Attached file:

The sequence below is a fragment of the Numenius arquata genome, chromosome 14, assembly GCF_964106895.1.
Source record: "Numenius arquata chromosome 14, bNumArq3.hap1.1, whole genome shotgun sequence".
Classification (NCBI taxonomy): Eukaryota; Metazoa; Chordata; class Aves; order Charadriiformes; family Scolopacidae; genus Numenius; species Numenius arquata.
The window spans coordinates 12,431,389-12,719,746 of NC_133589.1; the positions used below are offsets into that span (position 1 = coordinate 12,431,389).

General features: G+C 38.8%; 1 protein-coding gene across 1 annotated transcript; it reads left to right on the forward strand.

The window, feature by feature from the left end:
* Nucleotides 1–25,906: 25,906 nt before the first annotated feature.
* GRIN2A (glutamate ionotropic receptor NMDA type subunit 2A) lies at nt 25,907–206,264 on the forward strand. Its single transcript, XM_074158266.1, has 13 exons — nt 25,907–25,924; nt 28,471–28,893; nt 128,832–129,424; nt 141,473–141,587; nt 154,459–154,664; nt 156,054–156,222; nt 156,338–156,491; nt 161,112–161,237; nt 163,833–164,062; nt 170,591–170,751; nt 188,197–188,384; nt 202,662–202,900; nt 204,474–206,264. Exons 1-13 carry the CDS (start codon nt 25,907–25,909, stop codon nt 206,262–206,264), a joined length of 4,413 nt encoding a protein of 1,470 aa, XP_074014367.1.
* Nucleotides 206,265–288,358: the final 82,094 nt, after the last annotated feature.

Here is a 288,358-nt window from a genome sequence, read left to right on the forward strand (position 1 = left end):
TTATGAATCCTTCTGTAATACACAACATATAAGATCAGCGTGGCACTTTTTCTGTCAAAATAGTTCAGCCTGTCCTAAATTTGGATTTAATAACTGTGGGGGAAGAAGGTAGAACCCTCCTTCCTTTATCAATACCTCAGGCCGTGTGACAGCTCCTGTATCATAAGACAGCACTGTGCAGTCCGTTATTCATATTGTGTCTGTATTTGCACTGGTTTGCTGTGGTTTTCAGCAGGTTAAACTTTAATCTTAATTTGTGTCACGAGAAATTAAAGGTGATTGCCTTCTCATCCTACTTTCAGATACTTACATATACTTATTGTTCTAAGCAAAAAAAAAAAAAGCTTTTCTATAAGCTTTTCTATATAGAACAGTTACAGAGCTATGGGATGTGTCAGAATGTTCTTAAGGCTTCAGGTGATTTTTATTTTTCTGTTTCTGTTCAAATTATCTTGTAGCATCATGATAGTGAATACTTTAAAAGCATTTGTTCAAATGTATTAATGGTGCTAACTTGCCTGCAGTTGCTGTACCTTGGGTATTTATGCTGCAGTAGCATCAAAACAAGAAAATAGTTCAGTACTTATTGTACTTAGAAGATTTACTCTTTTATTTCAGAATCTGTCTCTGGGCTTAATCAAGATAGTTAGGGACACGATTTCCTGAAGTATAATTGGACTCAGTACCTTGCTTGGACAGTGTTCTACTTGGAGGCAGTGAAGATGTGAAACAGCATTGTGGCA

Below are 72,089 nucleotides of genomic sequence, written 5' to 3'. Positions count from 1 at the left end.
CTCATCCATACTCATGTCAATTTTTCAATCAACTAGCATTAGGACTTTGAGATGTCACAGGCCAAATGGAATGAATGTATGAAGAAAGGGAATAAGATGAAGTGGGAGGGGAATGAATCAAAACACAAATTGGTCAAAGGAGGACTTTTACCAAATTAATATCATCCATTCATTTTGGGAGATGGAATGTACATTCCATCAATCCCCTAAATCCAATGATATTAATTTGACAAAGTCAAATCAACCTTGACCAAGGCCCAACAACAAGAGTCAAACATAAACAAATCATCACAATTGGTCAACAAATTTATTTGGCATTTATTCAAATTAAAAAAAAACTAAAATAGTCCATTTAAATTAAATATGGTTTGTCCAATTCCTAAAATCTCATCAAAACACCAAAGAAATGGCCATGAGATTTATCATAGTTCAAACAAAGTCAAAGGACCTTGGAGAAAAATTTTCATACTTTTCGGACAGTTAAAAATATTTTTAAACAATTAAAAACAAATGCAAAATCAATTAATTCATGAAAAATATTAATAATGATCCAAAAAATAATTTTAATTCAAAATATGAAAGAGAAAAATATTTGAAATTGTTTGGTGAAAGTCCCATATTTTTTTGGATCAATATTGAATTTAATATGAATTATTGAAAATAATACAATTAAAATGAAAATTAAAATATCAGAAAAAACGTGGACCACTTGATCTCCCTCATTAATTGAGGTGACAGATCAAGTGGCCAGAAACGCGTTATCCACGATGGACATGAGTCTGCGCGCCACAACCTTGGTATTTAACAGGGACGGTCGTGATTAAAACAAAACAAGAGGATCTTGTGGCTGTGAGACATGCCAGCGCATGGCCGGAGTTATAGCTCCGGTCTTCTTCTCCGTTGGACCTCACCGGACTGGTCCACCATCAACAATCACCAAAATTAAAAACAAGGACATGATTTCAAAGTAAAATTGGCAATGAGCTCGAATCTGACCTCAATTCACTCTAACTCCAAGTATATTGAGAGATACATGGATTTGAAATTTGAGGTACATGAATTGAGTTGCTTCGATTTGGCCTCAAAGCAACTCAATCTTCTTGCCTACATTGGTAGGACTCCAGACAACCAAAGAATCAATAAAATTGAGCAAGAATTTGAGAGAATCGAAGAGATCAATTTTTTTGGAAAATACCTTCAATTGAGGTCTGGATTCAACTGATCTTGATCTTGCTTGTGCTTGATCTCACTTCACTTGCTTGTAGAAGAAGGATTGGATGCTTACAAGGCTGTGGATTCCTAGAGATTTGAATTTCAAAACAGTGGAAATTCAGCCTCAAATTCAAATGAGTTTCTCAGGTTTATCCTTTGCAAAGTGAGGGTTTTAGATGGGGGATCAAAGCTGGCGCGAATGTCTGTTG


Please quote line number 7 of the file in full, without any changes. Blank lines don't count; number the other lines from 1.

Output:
* Nucleotides 1–25,906: 25,906 nt before the first annotated feature.